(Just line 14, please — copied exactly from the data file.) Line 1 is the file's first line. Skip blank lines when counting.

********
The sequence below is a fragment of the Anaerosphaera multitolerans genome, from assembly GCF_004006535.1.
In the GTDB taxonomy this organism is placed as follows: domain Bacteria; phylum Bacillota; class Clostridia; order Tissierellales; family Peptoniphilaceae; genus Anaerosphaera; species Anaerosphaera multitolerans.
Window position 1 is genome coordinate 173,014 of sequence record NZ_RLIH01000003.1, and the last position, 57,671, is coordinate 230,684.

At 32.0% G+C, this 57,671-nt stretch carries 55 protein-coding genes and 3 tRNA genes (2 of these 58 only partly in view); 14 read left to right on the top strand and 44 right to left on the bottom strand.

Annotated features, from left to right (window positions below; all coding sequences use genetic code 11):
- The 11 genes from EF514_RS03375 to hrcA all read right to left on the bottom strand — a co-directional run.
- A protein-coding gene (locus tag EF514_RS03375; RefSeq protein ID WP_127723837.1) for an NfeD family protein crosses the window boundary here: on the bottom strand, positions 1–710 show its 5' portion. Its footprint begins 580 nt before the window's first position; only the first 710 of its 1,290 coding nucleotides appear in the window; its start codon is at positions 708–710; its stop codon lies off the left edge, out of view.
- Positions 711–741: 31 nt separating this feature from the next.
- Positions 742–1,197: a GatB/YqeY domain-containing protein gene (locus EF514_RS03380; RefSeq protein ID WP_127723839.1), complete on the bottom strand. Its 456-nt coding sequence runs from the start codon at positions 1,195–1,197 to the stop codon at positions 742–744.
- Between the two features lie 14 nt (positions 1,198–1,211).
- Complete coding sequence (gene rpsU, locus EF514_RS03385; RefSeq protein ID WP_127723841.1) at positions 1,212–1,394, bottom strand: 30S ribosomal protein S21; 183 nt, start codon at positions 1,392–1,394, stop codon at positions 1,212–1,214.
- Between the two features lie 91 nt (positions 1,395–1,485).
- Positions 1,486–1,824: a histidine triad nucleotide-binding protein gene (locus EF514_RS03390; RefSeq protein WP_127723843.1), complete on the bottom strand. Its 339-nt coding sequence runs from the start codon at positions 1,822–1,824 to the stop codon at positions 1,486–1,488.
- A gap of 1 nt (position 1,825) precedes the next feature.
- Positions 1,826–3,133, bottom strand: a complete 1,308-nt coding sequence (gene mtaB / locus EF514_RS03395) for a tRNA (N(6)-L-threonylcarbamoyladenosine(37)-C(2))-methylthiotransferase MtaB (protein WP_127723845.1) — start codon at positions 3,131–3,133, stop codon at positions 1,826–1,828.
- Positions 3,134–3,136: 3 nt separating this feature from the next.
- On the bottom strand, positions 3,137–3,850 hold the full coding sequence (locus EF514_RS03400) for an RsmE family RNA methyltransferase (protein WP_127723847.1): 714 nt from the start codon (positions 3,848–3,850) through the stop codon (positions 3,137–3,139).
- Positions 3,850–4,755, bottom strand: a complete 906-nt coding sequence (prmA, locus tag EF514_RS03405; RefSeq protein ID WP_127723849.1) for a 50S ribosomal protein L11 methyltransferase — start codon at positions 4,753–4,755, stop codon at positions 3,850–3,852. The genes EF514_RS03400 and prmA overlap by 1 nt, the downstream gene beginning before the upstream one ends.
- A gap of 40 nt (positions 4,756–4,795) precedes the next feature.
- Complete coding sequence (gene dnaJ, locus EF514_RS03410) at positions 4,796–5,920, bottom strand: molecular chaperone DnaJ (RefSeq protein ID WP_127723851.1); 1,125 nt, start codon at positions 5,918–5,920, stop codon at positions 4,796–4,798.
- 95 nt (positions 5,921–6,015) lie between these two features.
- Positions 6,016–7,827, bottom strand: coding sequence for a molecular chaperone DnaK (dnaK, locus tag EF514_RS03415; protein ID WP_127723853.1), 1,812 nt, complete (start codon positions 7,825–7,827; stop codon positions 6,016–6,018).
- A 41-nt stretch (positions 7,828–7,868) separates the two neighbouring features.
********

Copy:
- A gap of 1 nt (position 1,825) precedes the next feature.